Thread Subject: Re: Action Item #2 - Definition of Web Page
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From: James Elekes
Date: Thu, Aug 23 2007 7:30 PM
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As a blind E and IT user, I whole-heartedly agree with Whitney's
analysis. As long as the AT I am using can provide me access, it is
immaterial to me how the Web Content/Page was developed. My single
concern is its readibility/usability/accuracy when my AT is applied.
James J. Elekes, Chairman,
Telecommunications, Electronic/Information Technologies Committee
United States Access Board
At 09:52 AM 8/23/2007, you wrote:
>At 07:08 AM 8/23/2007, Robinson, Norman B - Washington, DC wrote:
> >Determining if something is a web page or an application embedded and/or
> >linked in a web page is different in truth and in perspective.
>While I do understand the technical issues, when we consider this from a
>user perspective...why does it matter at all.
>We've heard a lot about the problems of understanding what provisions apply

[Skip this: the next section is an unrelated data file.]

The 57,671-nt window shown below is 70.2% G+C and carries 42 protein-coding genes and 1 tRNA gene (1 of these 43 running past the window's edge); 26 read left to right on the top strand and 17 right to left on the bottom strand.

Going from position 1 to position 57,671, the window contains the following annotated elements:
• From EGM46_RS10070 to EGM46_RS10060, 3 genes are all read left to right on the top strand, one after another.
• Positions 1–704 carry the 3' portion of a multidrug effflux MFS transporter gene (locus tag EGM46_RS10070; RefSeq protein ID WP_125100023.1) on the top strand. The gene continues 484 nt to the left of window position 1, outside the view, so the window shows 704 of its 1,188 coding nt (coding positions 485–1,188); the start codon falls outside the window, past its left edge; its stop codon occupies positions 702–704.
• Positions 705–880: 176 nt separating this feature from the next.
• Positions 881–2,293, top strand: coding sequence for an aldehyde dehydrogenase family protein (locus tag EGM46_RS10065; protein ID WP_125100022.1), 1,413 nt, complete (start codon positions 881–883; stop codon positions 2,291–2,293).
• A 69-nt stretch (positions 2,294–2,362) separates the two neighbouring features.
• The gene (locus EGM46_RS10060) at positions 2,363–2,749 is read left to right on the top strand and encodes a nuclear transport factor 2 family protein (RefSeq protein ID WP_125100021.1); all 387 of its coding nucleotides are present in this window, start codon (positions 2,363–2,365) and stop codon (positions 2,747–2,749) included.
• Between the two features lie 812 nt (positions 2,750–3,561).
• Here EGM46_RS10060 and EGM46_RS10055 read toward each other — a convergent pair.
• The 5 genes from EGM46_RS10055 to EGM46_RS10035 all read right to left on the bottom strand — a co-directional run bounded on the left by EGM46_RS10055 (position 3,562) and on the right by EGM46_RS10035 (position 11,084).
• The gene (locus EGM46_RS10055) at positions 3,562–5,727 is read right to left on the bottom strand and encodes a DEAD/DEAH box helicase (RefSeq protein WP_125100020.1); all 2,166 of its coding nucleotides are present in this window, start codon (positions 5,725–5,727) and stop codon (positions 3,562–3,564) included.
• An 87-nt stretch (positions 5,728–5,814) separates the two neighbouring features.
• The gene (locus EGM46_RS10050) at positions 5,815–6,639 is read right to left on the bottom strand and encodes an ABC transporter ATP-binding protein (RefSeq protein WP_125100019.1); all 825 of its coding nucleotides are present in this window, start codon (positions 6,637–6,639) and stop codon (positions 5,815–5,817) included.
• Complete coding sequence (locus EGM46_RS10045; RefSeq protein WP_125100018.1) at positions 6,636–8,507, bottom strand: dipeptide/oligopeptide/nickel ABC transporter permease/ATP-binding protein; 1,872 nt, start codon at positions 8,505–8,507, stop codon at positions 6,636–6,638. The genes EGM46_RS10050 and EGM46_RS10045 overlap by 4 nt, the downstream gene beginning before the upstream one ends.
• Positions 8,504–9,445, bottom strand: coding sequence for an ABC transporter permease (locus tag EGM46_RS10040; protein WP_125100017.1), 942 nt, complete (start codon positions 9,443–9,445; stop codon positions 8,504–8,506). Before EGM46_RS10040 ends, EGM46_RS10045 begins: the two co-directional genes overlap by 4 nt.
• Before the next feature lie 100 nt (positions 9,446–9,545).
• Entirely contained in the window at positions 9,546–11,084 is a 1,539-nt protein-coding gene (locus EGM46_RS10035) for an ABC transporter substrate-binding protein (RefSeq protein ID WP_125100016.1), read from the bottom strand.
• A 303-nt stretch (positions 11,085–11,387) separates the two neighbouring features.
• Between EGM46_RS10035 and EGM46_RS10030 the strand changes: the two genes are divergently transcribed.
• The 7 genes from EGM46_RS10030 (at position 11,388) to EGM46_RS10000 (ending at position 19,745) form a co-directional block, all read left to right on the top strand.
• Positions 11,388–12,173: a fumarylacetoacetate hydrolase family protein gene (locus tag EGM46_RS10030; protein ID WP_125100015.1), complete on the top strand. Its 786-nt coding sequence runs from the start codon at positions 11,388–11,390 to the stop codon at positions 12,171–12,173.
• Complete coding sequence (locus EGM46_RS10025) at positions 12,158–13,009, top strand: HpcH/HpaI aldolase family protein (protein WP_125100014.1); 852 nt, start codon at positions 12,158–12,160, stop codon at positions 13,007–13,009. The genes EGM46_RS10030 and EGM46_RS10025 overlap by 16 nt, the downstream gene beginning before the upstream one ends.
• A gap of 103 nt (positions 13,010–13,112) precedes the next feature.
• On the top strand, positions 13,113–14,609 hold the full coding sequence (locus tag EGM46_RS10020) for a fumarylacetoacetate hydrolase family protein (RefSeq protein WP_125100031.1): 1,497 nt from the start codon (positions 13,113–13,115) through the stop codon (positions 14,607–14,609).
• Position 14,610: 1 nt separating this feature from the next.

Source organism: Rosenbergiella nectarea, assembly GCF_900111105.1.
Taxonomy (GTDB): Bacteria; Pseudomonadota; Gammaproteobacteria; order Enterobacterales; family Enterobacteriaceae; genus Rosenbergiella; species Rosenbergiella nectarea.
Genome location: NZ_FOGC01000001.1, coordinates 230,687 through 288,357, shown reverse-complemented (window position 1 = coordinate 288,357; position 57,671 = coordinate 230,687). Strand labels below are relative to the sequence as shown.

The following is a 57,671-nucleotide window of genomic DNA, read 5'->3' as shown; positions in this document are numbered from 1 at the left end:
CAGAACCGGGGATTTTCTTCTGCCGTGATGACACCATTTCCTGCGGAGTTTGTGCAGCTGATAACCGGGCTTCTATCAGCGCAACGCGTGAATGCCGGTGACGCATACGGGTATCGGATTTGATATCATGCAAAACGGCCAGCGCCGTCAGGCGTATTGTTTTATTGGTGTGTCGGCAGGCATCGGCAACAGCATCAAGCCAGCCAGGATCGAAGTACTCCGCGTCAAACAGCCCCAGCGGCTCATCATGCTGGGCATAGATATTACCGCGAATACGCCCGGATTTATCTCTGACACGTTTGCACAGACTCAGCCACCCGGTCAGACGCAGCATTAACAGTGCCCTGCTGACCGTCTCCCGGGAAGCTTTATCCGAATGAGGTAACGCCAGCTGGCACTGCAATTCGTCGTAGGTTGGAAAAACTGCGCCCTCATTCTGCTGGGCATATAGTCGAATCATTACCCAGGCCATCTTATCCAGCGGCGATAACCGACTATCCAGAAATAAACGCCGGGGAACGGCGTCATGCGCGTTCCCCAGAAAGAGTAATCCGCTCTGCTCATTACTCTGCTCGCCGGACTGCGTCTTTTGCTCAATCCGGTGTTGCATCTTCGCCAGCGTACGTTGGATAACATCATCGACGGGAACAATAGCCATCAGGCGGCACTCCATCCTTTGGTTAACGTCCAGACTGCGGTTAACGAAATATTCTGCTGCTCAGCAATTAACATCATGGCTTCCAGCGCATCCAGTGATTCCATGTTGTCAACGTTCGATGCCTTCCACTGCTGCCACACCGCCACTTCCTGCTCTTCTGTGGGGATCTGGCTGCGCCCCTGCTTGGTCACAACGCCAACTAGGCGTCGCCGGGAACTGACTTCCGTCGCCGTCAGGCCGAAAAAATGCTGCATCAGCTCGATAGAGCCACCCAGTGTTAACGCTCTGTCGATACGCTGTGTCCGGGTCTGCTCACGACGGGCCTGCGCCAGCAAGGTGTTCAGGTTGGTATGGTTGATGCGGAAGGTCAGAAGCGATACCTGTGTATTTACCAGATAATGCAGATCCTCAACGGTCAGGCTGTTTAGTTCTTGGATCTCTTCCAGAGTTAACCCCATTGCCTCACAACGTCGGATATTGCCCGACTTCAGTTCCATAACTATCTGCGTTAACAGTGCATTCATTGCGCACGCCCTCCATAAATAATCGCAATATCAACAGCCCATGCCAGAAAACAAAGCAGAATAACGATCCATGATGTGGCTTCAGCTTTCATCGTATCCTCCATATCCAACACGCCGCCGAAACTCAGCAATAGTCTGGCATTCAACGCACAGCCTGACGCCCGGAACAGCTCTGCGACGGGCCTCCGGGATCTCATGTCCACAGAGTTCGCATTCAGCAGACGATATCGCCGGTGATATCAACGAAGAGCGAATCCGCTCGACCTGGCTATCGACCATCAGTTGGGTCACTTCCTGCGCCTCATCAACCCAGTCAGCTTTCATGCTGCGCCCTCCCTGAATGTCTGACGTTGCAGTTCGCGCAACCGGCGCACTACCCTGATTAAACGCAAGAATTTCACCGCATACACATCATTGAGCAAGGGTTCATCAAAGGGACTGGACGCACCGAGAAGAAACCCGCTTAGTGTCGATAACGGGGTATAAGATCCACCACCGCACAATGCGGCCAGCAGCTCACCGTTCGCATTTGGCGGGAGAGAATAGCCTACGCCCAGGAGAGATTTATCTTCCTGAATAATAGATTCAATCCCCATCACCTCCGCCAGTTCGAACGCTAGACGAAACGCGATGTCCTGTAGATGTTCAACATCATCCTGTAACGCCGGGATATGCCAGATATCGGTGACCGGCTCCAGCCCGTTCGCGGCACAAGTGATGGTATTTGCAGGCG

>to the specific way that a company/agency has decided to create their E&IT,
>but ultimately, the goal is the people who use the products. If we look at
>the Purpose, it is focused on people "....[a group of people] with
>disabilities have access to and use of information and data..."
>We've heard a lot about the difficulty of maintaining accessibility in
>environments that are not perfectly controlled. All true. But this neither
>changes the goal nor the definition of different types of E&IT. Why, for
>example, should a user know (or care) whether I used Notepad, a special web
>editor or a dictation program to create a bit of E&IT. The question is
>whether .... when that user sits down to read that E&IT, it is accessible
>Whitney Interactive Design
> = EMAIL ADDRESS REMOVED =
>"Warning: Objects in the calendar are closer than they appear."
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